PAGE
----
|Quinnipiac surveyed 1,411 registered Iowa voters between May 15 and 21, producing a margin of error of +/- 2.61 percentage points. The polling memo (or here in pdf format) includes the question wordings and cross-tabs for the part of the survey dealing with the governor's race.
Key findings: 49 percent of respondents approve of Branstad's work as governor, while just 31 percent disapprove.
Democrats disapprove 53 - 28 percent. There is a small gender gap, with men approving 55 - 29 percent, while women give him a thumbs up 44 - 32 percent.
On the other hand, 43 percent of respondents said Branstad doesn't deserve to be re-elected, while 42 percent said he does. From the polling memo:
"Gov. Terry Branstad's job approval numbers are just short of the 50 percent threshold and show a nearly 20 point spread between those who approve and disapprove of his job performance," said Peter Brown, assistant director of the Quinnipiac University Polling Institute. "The fact that voters are split on the question of whether Gov. Branstad deserves another term in Des Moines is probably a bit disconcerting for the governor. It could be that some voters like what he has done in office but that 20 years in the governor's office is just too long."
[...] Republicans say he deserves four more years 67 - 18 percent, but Democrats say no 66 - 19 percent and independent voters are split by a 43 - 41 percent margin. Men are divided as 48 percent say yes to another Branstad term and 41 percent say no. Women say no 44 - 36 percent.
"The governor's reelection numbers are a contrast with his approval ratings and are worth noting," said Brown. "Yet, the lack of any major Democratic challenger with widespread name recognition and the cash to wage a very expensive campaign probably makes the governor a better reelection bet than the numbers indicate. After all, voters may think he has been governor too long, but that doesn't necessarily mean they will vote to replace him."
This poll won't put Branstad's team into panic mode. He is still in positive territory. About 66 percent of respondents said the economy is good or excellent. He will have plenty of money to boost his image and tarnish his eventual opponent. The final results from the 2013 legislative session will probably help him build a narrative about accomplishing education reform, property tax cuts, and forming an Iowa alternative to Medicaid expansion.
I have questions about the party ID weighting in the survey. Quinnipiac asked respondents, "Generally speaking, do you consider yourself a Republican, a Democrat, an Independent, or what?" The "weighted" results used show 26 percent Republicans, 31 percent Democrats, and 37 percent no-party voters. Iowa Democrats currently have only a small statewide voter registration advantage, and it's way too early to predict which party will have better GOTV in the fall of 2014.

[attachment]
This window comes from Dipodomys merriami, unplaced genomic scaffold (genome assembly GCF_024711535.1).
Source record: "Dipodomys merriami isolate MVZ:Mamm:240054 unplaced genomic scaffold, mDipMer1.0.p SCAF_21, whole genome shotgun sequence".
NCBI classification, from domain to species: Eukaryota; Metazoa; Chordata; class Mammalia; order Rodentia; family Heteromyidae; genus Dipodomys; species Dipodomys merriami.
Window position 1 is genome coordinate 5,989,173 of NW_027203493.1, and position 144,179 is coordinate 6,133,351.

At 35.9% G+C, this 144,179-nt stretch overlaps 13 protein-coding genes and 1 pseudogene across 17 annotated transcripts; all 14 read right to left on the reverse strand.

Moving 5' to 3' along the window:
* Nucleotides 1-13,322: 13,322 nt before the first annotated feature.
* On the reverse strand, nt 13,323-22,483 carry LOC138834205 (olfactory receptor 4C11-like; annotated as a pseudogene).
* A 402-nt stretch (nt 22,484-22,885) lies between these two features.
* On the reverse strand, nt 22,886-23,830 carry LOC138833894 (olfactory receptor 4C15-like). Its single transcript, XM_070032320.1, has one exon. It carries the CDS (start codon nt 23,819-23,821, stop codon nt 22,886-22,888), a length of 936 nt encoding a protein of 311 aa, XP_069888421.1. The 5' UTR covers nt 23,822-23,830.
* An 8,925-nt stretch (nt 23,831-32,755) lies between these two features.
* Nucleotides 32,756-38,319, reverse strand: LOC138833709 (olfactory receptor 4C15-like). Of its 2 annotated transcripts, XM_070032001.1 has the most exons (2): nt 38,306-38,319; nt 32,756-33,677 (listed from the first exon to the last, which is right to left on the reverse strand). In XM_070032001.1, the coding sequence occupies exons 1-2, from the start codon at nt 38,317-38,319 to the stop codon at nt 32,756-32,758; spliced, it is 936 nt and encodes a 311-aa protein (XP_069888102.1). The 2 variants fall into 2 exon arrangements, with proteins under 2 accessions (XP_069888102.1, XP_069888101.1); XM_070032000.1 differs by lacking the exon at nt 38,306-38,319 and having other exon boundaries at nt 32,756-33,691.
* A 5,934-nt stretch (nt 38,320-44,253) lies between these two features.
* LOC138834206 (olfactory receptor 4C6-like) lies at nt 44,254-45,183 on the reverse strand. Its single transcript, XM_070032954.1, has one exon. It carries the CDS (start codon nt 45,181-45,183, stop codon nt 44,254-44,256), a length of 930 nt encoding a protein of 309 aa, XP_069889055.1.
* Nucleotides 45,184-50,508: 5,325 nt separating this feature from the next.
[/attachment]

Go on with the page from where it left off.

More important, independents are far less likely to participate in midterm elections. So while a plurality of Iowa voters identify as independents, that group will certainly not be the largest group of voters in the 2014 general election.
The statewide statistical report for the 2006 general election shows that among Iowa voters who cast ballots, 384,983 were registered Democrats, 386,382 were Republicans, and just 273,094 were no-party voters.
The statewide statistical report for the 2010 general election shows that among Iowa voters who cast ballots, 395,312 were Democrats, 447,445 were Republicans, and just 281,546 were no-party voters.
Even though Iowa's registered no-party voters were a larger group in 2006 and 2010 than either Democrats or Republicans, their participation rate was very low compared to partisans in the November election.
Any comments about the governor's race are welcome in this thread. I expect State Senator Jack Hatch to announce a gubernatorial campaign soon. He was one of the key negotiators who struck a deal this week over expanding health insurance coverage for low-income Iowans. Last night Hatch voted for Senate File 295, a bill including commercial property tax cuts and other provisions. Another possible Democratic candidate for governor, State Senator Rob Hogg, was one of the six Democrats who voted against that tax bill. I totally agree with Hogg here: "Just because it's a compromise doesn't mean it's a good compromise."
Several people who watch Iowa politics closely have suggested to me in recent days that Senate Majority Leader Mike Gronstal pushed his caucus hard for a property tax deal with a view toward running for governor himself.